Courtesy of Yale Athletics

After its seventh straight losing season, the Yale softball team will kick off its 2017 campaign this week as it looks to attain a winning record and boost its standing in the Ivy League.

Last season represented a modest improvement over the team’s recent performance, as the Bulldogs posted a 9–11 Ivy League record, their best since 2009. However, the Elis were undone by their nonconference slate, which sank them to 18–31–1 overall. This year presents a prime opportunity for another climb up the standings, as each of the three All-Ivy players from 2016 — pitcher Lindsay Efflandt ’17, third baseman Allison Skinner ’18 and outfielder Sydney Glover ’17 — will return alongside a five-player freshman class for another season at DeWitt Family Field.

“Our goal is always to compete in every game we play in,” head coach Jen Goodwin said. “When it comes to the Ivy League, we feel we have the pieces in place this year to chase that title. If we focus on ourselves and what we are able to do, the sky is the limit.”

Yale’s 2016 campaign began in disappointing fashion, as the team quickly fell to a 4–14 record during a nearly month-long series of road trips. Though the Bulldogs picked up the pieces and rebounded with a more competitive 14–17–1 record over the final five weeks of competition, it was not nearly enough to put Yale into contention for the Ivy League title, which was ultimately captured by perennial powerhouse Princeton. Yale managed to leapfrog Brown, Columbia and Cornell in conference play after finishing dead last the year before, though a winning season remained elusive.

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Statistically, 2016 was discouraging for the Bulldogs overall. A teamwide batting average of 0.234 ranked 274th out of 290 Division I teams. Worse yet, the Elis lacked power at the plate, resulting in a 0.288 slugging percentage, the sixth-worst mark in Division I.

Yale fared better in the pitcher’s circle, producing a 3.45 earned run average, third best in the Ancient Eight, and a league-best 2.54 mark against conference opponents. Efflandt was named to the All-Ivy Second Team after pitching 145.1 innings in 36 appearances with the second-best ERA in Ivy League competition.

“Our coaches are really big on focusing on one game at a time,” Glover said. “In terms of the smaller goals, our main one is that we want every practice to be as game-like as possible. It’s really easy during practice to feel the energy dip down, so we’ve all challenged ourselves to take a step back and check where we mentally and physically feel like we are.”

Now a senior, Efflandt will return for the Bulldogs with Skinner and Glover, both honorable mentions to the All-Ivy team. Skinner was a bright spot at the plate in her sophomore campaign, leading the team with 21 runs batted in, two home runs and 11 doubles. Glover, despite appearing in just 36 games, scored 17 runs and notched five stolen bases.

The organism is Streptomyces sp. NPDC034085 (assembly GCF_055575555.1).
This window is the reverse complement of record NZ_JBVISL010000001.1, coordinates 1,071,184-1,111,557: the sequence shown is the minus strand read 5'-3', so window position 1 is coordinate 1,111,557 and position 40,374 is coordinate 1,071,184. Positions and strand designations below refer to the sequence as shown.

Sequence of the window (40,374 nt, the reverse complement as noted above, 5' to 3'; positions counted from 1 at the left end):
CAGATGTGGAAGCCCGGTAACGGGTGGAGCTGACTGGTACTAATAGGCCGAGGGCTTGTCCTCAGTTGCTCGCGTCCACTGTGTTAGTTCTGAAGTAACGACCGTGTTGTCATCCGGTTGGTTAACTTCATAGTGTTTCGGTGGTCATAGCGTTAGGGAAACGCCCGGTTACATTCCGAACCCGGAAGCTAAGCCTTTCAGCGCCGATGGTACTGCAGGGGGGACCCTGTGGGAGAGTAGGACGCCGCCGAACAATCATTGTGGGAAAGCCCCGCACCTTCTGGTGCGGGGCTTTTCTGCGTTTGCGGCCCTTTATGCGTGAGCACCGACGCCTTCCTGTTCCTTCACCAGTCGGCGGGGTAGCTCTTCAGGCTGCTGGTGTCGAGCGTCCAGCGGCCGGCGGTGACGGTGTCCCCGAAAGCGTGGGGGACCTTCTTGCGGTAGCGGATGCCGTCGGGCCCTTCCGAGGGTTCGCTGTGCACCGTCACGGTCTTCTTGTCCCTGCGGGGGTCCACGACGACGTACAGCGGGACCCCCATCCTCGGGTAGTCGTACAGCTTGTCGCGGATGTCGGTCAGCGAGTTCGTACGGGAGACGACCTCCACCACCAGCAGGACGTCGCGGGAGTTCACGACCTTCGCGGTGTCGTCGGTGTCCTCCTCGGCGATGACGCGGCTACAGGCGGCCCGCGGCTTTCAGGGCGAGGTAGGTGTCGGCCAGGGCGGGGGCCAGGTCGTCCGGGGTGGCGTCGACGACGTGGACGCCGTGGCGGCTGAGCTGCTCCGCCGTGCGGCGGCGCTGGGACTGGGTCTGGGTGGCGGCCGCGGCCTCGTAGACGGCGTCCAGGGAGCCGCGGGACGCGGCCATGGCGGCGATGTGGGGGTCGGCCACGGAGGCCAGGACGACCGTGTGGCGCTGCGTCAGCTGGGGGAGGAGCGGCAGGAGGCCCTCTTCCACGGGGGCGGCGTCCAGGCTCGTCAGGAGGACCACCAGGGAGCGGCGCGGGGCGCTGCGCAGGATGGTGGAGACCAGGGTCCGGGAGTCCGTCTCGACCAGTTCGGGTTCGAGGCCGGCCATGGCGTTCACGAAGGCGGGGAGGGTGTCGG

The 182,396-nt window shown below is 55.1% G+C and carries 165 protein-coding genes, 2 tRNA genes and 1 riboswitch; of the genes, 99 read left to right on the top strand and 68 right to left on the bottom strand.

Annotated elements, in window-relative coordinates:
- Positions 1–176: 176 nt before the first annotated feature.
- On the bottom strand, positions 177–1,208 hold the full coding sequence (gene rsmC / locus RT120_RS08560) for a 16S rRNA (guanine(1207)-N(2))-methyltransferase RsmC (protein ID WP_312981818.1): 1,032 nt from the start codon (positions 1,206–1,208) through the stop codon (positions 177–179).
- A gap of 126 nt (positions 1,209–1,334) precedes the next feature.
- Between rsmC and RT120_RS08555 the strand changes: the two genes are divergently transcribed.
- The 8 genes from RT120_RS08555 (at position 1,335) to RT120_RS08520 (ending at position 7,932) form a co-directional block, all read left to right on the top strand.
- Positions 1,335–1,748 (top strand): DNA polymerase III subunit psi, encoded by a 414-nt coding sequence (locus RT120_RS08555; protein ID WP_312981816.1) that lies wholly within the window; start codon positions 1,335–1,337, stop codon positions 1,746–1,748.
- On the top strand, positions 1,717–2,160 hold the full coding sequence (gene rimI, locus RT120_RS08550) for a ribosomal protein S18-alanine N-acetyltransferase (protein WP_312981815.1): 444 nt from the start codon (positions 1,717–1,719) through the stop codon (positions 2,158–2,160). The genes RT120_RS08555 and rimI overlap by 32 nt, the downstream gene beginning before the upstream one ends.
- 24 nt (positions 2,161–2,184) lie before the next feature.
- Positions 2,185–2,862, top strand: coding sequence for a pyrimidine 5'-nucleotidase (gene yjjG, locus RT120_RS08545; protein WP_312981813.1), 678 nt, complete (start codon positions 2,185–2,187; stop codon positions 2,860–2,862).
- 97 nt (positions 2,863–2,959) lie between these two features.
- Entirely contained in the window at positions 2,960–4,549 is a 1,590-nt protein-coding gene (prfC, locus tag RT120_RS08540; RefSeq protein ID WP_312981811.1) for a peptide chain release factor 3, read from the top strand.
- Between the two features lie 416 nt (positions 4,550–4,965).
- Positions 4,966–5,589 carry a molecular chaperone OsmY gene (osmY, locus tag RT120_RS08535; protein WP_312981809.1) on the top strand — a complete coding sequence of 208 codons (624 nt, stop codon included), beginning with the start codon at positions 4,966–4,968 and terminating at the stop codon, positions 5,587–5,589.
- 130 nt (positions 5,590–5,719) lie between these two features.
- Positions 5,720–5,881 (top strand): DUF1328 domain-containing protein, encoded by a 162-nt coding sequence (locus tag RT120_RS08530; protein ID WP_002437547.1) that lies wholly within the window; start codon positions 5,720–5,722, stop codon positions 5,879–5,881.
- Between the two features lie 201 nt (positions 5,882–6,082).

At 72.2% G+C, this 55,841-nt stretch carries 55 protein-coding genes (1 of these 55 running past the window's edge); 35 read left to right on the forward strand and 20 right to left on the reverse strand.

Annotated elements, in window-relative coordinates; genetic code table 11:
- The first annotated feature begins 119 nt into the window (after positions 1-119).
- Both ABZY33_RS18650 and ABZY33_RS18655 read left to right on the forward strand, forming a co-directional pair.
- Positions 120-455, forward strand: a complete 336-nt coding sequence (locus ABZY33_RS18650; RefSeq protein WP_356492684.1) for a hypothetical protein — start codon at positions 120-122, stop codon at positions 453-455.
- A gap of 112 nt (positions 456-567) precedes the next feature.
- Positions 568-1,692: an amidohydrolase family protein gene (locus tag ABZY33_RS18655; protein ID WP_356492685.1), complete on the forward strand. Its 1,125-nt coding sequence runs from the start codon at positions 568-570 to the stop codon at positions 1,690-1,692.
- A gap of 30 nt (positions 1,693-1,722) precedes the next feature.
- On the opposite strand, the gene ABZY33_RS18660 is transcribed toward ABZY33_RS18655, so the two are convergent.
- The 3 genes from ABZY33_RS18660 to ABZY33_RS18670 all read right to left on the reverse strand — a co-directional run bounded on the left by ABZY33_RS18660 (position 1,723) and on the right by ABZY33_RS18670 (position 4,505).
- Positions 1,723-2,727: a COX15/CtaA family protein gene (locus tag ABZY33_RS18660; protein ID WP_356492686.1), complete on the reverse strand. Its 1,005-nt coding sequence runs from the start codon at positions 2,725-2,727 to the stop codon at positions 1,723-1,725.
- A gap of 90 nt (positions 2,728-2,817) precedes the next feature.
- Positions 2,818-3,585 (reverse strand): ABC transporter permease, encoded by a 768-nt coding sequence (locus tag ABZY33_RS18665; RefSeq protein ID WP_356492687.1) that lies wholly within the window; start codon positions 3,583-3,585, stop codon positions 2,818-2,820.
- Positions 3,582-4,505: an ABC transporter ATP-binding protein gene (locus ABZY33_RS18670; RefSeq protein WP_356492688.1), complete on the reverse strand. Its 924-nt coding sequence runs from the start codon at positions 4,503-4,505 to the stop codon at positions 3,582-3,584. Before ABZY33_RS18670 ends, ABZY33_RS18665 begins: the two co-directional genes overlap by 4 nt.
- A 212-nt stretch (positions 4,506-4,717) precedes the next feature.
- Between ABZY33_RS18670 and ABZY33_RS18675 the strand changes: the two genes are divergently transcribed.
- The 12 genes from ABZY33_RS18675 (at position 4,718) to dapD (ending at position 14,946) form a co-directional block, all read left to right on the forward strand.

Yale will need Glover’s speed on the base paths to return in 2017, as 22 of the Elis’ 37 stolen bags last season were recorded by now-graduated seniors, including 20 by shortstop Brittany Labbadia ’16.

Yale will also need its freshman class to provide some dynamism at the plate after last year’s lackluster showing. Utility player Giovy Webb ’20 comes to the Bulldogs after an impressive senior year at Carondelet High School, in which she posted a 0.951 on-base plus slugging percentage while leading her team in stolen bases. Joining her, fellow utility player Olivia Vinyard ’20 reached base in more than half of her at-bats during her senior campaign.

The Elis will also see a load taken off the shoulders of the pitching staff, as hurler Mary Baumann ’20 will become the fourth member of a bullpen that was burdened with injuries in 2016.

“Last year, I was hurt for most of the season,” pitcher Francesca Casalino ’18 said. “I was able to pitch through it, but it wasn’t to the extent that I was being an impact. Now we have four different pitchers, and that’s such a big difference. We’re all different in our pitches, so having so many different looks gives us some more variability in batting practice and in games.”

The Ivy League looks to be very competitive this season, with league powers Harvard, Princeton and Dartmouth having lost four, six and five seniors, respectively, after amassing a combined 45 wins in Ancient Eight competition. Yale, on the other hand, only lost three seniors who combined for just eight RBIs in conference play last year.

However, several extraordinary players will once again square off against the Bulldogs this season, including Harvard’s Maddy Kaplan, who led the Ivy League last season with a 0.472 batting average, and Princeton’s Kaitlyn Waslawski, who led the conference with 23 stolen bases.

But even with the experiential advantage, the Elis will face an uphill battle in cracking the upper echelon of the conference. Playing in the North division, Yale will take on Brown, Dartmouth and Harvard four times each. Dartmouth and Harvard, who last year finished six and seven games ahead of the Elis, respectively, will be difficult teams to catch. Moreover, Brown suffered even less attrition than Yale, graduating only one senior.

The Bulldogs start their 2017 season with a road trip to the Auburn Tournament in Auburn, Alabama on Feb. 24.